In part 8 of the series “Data transmission and storage”, consultant John Watkinson looks at some of the intricacies of RF transmission.
Unlike the controlled environment of a cable or optical fiber, broadcasting represents a challenge because there is no control of the environment and the transmitted signal is subject to all kinds of abuse on its way to a receiver.
Error correction helps, but if the basic channel is very poor, error-free reception will require the bit rate to be reduced. As will be discussed in a future piece, error correction is at its best turning a reasonable channel into a good one. It is therefore important to make the basic channel fairly good.
Out of all of the sources of error in a terrestrial broadcast signal, one of the worst is multipath reception. Multipath occurs when the receiver obtains an extra signal or signals in addition to the direct signal that have bounced off some reflecting object and thereby travelled further. Clearly broadcasts from satellites are not affected, as there are no significant reflecting objects up there. Satellite broadcasts will need different modulation schemes.
Given the finite propagation speed of radio waves, the extra distance travelled by the reflected signals causes a time shift with respect to the direct signal. Clearly the higher the frequency of a transmission, the shorter the time of each cycle and the greater the chance of a reflection moving into another cycle and interfering. Thus, the relatively low frequencies used in AM radio are not seriously affected by multipath reception, whereas the frequencies used for FM radio and TV will be.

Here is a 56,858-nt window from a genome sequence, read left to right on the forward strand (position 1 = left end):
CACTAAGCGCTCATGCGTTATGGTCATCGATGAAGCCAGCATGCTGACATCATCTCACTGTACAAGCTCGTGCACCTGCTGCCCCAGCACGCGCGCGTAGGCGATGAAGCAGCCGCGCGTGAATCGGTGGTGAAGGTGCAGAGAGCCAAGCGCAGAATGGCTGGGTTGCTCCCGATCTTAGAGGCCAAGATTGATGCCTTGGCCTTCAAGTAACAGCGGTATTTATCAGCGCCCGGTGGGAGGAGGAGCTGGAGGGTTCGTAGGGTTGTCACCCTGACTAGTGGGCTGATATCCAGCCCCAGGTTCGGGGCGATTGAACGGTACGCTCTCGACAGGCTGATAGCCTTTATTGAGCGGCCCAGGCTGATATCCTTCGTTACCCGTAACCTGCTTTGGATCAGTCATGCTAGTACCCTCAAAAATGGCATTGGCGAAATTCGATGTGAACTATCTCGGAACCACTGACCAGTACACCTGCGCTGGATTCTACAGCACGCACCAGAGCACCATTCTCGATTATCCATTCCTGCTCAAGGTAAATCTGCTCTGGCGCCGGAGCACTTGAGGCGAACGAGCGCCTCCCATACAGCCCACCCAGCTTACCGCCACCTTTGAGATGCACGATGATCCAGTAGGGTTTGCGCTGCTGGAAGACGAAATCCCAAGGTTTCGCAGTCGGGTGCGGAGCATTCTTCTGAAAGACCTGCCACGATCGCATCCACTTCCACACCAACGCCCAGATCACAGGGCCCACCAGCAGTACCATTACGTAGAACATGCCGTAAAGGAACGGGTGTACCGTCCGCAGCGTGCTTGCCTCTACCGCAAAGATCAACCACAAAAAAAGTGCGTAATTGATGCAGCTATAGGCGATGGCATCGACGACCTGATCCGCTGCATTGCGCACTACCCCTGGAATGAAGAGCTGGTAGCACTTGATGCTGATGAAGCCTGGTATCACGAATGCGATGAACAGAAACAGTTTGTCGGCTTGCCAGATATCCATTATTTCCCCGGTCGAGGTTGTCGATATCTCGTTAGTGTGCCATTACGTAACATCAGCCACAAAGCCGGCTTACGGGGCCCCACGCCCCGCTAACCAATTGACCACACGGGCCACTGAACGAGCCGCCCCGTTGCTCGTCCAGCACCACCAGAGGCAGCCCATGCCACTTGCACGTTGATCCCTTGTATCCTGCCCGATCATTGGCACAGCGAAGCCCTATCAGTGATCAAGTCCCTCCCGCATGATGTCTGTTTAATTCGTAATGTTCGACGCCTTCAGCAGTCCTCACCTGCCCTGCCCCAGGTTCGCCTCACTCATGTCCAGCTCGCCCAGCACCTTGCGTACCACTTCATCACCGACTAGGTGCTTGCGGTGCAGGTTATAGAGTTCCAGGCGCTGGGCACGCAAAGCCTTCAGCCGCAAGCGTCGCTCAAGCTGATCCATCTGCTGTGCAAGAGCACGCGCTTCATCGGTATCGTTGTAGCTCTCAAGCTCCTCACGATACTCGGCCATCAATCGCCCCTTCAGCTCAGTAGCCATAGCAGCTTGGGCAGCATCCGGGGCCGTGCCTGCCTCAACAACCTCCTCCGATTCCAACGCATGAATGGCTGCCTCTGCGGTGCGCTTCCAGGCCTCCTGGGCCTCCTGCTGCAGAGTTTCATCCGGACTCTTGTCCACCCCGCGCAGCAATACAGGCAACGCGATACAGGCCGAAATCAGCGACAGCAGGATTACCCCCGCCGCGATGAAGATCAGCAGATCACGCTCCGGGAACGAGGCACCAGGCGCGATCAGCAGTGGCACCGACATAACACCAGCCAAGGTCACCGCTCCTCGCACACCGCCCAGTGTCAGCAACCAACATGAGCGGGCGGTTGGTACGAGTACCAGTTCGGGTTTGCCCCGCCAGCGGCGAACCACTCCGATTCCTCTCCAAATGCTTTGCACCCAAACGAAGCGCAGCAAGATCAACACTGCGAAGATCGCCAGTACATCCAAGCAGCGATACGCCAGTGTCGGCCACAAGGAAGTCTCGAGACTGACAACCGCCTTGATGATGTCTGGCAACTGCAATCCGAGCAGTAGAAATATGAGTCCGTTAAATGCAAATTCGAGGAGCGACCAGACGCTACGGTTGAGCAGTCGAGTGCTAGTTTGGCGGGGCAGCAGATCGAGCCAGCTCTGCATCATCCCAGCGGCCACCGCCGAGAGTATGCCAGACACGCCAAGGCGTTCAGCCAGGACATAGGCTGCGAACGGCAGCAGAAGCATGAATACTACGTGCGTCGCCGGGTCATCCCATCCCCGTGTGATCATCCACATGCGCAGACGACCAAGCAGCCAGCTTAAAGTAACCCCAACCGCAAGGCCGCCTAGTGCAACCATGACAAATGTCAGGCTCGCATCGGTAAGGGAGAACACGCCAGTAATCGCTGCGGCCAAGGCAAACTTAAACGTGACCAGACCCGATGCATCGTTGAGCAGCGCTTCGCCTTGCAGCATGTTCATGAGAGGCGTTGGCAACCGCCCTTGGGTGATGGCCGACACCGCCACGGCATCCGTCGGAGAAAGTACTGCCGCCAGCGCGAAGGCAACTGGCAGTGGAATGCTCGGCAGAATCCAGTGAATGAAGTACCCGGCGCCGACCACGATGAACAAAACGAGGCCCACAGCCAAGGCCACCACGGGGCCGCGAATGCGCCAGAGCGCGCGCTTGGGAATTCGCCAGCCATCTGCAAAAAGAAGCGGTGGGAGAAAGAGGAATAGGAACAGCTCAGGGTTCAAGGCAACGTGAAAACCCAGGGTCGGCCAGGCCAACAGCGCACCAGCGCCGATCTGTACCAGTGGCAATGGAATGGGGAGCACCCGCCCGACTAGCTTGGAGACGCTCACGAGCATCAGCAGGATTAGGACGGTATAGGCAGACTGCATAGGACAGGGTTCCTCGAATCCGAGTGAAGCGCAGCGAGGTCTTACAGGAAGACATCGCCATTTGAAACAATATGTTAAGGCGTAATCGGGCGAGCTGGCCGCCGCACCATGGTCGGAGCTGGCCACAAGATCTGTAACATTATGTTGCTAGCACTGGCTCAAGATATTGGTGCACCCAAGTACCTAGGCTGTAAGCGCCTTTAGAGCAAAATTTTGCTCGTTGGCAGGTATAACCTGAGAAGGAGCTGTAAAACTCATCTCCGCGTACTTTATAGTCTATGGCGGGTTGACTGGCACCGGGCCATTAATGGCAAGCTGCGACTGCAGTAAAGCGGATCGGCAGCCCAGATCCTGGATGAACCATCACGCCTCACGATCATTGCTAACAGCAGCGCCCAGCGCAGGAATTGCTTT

Fig.1 shows a simple example of a steady reflection causing an added signal having a fixed delay. The system is no less than a comb filter where the delay causes alternate cancellation and reinforcement. The loss of signal takes the form of a notch in the received spectrum and if this notch coincides with the transmitted channel there will be considerable degradation.
Fig.1 A steady reflection effectively creates a comb filter, which puts cancellation notches in the signal.
The difficulty with multipath reception is that the reflections may be sustained. If for example the reflections are due to an apartment block, they are likely to cause constant loss of signal quality. Mobile reception, especially in a vehicle, which cannot have a tall antenna, will suffer from varying reflections whose notches will sweep through the signal spectrum like the phasing that was once popular on pop songs.